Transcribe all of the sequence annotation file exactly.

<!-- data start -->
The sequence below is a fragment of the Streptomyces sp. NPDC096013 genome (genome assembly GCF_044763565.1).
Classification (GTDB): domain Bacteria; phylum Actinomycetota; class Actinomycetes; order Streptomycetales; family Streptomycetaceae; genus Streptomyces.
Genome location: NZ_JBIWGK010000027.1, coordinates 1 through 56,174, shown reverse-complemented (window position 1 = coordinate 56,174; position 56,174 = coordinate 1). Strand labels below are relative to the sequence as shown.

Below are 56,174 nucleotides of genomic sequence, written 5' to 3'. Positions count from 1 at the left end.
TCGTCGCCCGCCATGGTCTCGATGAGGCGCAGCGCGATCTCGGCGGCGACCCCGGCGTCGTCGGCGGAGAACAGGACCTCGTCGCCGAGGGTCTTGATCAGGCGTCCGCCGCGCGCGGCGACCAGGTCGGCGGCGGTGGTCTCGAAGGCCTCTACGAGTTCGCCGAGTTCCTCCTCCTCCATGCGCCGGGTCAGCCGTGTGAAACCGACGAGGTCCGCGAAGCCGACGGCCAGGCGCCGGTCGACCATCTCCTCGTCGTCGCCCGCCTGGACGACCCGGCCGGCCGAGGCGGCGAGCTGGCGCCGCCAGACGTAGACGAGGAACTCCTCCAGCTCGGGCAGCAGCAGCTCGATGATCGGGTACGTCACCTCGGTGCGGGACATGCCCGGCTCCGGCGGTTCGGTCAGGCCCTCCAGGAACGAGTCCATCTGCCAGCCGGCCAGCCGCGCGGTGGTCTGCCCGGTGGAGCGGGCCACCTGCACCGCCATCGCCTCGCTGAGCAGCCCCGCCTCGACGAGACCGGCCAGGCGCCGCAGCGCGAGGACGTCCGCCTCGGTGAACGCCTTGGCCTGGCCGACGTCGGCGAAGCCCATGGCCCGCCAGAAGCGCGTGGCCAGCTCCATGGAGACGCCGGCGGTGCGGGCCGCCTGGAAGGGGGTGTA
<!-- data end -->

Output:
The sequence below is a fragment of the Streptomyces sp. NPDC096013 genome (genome assembly GCF_044763565.1).
Classification (GTDB): domain Bacteria; phylum Actinomycetota; class Actinomycetes; order Streptomycetales; family Streptomycetaceae; genus Streptomyces.
Genome location: NZ_JBIWGK010000027.1, coordinates 1 through 56,174, shown reverse-complemented (window position 1 = coordinate 56,174; position 56,174 = coordinate 1). Strand labels below are relative to the sequence as shown.

Below are 56,174 nucleotides of genomic sequence, written 5' to 3'. Positions count from 1 at the left end.
TCGTCGCCCGCCATGGTCTCGATGAGGCGCAGCGCGATCTCGGCGGCGACCCCGGCGTCGTCGGCGGAGAACAGGACCTCGTCGCCGAGGGTCTTGATCAGGCGTCCGCCGCGCGCGGCGACCAGGTCGGCGGCGGTGGTCTCGAAGGCCTCTACGAGTTCGCCGAGTTCCTCCTCCTCCATGCGCCGGGTCAGCCGTGTGAAACCGACGAGGTCCGCGAAGCCGACGGCCAGGCGCCGGTCGACCATCTCCTCGTCGTCGCCCGCCTGGACGACCCGGCCGGCCGAGGCGGCGAGCTGGCGCCGCCAGACGTAGACGAGGAACTCCTCCAGCTCGGGCAGCAGCAGCTCGATGATCGGGTACGTCACCTCGGTGCGGGACATGCCCGGCTCCGGCGGTTCGGTCAGGCCCTCCAGGAACGAGTCCATCTGCCAGCCGGCCAGCCGCGCGGTGGTCTGCCCGGTGGAGCGGGCCACCTGCACCGCCATCGCCTCGCTGAGCAGCCCCGCCTCGACGAGACCGGCCAGGCGCCGCAGCGCGAGGACGTCCGCCTCGGTGAACGCCTTGGCCTGGCCGACGTCGGCGAAGCCCATGGCCCGCCAGAAGCGCGTGGCCAGCTCCATGGAGACGCCGGCGGTGCGGGCCGCCTGGAAGGGGGTGTA